Outside of the obvious appendages of the Department of Defense, is there another vocation that should be encouraged to follow the Navy’s lead? Indeed, I believe there is, one that could potentially bring very valuable data to the table in helping scratch off the “un” in “unidentified.”
Why Standards for Reporting UFOs Should be Implemented in America’s Police Forces.
With an estimated 1 million sworn police officers filling the federal, state, and local ranks of the law enforcement profession in America, it's inarguable that the police profession is the largest group of trained observers continuously operating 24-hours a day, 365 days a year. Considering the profession as a collective, there simply is no comparison when it comes to having the means, opportunity, and ability to both make UFO observations and record sighting accounts of others.
Clearly, I wouldn’t expect nor advocate the American police forces becoming a massive army of UFO investigators. However, equally destigmatizing and encouraging the formalized reporting of UFO sightings by law enforcement agencies could result in an invaluable conduit of data on the phenomena.
Here’s a breakdown of some of the reasons why:
Admittedly, the phrase “A few bad apples” lingers around the police profession for a reason. However, as a greater whole, the bulk of police officers represent individuals of high moral character, who’ve likely had to take a psychological exam and passed a background check before they ever pinned on a badge and gun. Add to these prerequisites, police officers are keenly aware that knowingly providing false information in an official report, at best, will result in the end of their career. At worst, will likely result in being charged with a crime.
The precedent of there being consequences for reporting false information isn’t just contained to the officers who submit them. Likewise, anyone who calls 911 and files a police report can be held criminally liable for.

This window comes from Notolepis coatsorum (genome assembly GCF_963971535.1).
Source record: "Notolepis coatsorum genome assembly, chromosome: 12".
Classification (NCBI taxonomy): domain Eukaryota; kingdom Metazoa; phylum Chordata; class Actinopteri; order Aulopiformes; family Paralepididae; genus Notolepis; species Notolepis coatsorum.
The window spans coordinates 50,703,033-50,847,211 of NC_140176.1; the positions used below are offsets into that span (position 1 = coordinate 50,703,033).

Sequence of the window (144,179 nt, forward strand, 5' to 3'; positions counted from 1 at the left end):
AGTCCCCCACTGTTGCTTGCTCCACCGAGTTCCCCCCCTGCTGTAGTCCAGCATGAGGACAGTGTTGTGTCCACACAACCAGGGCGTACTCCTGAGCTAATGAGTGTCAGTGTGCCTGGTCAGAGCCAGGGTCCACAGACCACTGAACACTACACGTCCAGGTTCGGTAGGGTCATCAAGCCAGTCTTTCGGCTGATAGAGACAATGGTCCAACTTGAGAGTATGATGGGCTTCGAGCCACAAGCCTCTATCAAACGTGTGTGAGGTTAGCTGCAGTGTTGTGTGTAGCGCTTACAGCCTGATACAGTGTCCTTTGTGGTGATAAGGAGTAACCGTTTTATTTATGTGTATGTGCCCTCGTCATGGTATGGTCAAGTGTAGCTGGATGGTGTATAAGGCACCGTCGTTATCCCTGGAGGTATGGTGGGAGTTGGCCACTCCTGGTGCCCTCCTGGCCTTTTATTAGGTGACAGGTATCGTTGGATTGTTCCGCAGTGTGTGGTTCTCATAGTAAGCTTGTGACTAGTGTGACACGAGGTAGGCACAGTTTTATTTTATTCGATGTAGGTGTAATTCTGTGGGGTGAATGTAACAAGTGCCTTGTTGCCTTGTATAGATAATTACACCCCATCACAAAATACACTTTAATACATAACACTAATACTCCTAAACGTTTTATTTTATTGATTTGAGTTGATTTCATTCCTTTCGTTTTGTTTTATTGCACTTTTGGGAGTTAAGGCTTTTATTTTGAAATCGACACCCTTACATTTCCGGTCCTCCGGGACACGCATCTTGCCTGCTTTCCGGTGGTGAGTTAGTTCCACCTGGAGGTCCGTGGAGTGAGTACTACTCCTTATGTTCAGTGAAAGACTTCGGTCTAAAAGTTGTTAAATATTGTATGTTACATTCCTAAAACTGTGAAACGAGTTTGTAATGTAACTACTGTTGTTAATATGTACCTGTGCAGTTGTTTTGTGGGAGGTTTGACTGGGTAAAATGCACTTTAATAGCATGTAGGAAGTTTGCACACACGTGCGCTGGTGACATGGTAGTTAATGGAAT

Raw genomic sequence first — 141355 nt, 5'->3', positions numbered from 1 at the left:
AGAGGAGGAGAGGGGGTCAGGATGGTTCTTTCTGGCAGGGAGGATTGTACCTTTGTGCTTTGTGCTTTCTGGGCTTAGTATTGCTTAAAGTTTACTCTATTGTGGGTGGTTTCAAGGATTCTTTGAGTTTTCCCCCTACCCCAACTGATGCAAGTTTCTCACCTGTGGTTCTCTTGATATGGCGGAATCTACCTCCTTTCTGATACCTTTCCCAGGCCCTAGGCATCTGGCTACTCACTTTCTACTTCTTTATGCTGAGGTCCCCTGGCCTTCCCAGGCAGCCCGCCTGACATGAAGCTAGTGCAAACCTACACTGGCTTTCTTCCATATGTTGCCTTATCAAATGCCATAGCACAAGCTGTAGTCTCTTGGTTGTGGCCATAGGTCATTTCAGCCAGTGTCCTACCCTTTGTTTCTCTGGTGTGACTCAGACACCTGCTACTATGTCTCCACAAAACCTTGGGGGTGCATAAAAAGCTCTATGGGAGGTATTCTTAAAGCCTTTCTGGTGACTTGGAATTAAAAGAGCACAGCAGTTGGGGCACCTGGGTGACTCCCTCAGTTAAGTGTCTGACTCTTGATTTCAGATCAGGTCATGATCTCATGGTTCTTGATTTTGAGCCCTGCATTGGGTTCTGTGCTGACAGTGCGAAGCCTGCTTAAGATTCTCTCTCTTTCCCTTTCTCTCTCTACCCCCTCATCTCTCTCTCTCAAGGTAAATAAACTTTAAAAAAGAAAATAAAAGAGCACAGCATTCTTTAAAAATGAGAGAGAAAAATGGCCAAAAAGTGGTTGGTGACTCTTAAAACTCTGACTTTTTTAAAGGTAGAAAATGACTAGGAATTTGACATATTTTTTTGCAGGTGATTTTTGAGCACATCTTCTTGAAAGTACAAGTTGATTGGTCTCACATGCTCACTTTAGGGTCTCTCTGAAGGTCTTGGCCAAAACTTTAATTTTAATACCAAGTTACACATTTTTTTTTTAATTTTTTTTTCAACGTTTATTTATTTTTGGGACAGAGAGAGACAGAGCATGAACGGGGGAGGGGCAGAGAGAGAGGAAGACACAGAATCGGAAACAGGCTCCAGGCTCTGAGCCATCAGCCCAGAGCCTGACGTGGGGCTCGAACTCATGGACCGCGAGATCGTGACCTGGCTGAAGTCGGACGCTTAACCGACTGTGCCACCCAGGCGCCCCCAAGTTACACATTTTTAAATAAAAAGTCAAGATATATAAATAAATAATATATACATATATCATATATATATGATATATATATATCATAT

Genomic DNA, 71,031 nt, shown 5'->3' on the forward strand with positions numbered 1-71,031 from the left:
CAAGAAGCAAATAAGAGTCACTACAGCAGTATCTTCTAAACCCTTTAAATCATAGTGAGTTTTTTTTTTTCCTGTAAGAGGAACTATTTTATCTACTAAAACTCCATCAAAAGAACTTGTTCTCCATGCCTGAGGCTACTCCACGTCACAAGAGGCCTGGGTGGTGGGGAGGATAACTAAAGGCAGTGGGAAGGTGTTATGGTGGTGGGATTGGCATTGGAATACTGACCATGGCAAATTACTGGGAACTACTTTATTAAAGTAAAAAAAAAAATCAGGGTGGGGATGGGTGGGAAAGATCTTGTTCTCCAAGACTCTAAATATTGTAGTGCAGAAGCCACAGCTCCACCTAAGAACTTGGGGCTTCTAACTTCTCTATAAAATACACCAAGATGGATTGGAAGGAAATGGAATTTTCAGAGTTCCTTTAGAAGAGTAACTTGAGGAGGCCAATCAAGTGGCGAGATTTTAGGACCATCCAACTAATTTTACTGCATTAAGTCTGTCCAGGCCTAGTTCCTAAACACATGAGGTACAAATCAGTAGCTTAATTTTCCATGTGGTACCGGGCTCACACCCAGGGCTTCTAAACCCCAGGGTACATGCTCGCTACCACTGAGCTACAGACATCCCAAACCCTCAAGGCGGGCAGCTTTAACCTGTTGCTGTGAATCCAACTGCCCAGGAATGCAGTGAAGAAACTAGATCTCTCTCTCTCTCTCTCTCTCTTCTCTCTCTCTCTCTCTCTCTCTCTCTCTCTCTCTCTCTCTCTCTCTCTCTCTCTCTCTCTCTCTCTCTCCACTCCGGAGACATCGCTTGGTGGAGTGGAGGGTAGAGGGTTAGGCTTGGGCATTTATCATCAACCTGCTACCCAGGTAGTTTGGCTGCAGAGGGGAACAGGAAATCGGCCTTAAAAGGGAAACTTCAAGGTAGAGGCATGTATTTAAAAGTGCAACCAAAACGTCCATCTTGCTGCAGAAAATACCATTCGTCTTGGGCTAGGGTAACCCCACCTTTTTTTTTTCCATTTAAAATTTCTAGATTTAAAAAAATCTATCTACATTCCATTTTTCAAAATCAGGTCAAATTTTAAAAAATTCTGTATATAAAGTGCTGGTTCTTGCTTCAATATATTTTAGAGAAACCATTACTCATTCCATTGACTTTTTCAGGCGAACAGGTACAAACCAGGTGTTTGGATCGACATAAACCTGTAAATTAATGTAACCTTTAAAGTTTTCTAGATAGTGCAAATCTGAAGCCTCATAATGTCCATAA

It’s one thing to hoax a sighting report to MUFON or the news media. It’s a whole new ball game to do the same with a law enforcement officer.
All this considered, official police reports can be easily be considered some of the most highly credible witness accounts available.
Of course, it’s not just the veracity of information police record that are advantageous to any serious study of UFOs. Equally, as beneficial are the opportunities and abilities inherent to the job.
When it comes to recording the specifics of a UFO sighting; it’s formally trained and reinforced to police officers that fine details can make or break a case. After time, documenting fine details become second nature to the seasoned cop. In fact, back when I was a patrol Sergeant task with checking my shift officers’ reports, there were more instances when I had to recommend unnecessary details be removed, then there were me having to encourage officers to add more.
When it comes to dictating a report for criminal prosecution, knowing the person you arrested used exactly 3 sprays of Versace Pour Homme cologne before they started their day could be a tad superfluous. However, a propensity to observe and record minute details of a UFO sighting is something that could be widely beneficial to helping form an understanding.
With that said, it’s not just a police officer’s ability to narrate events that could be beneficial to the study of UFOs.
A 2013 study by the Department of Justice found that 25% of police agencies used body-worn camera devices. Given social unrest and demand for more police transparency/accountability in the six years after the DOJ’s study was published, it’s reasonable to estimate the number of officers wearing body cameras today has expanded to somewhere around 50% to 70%.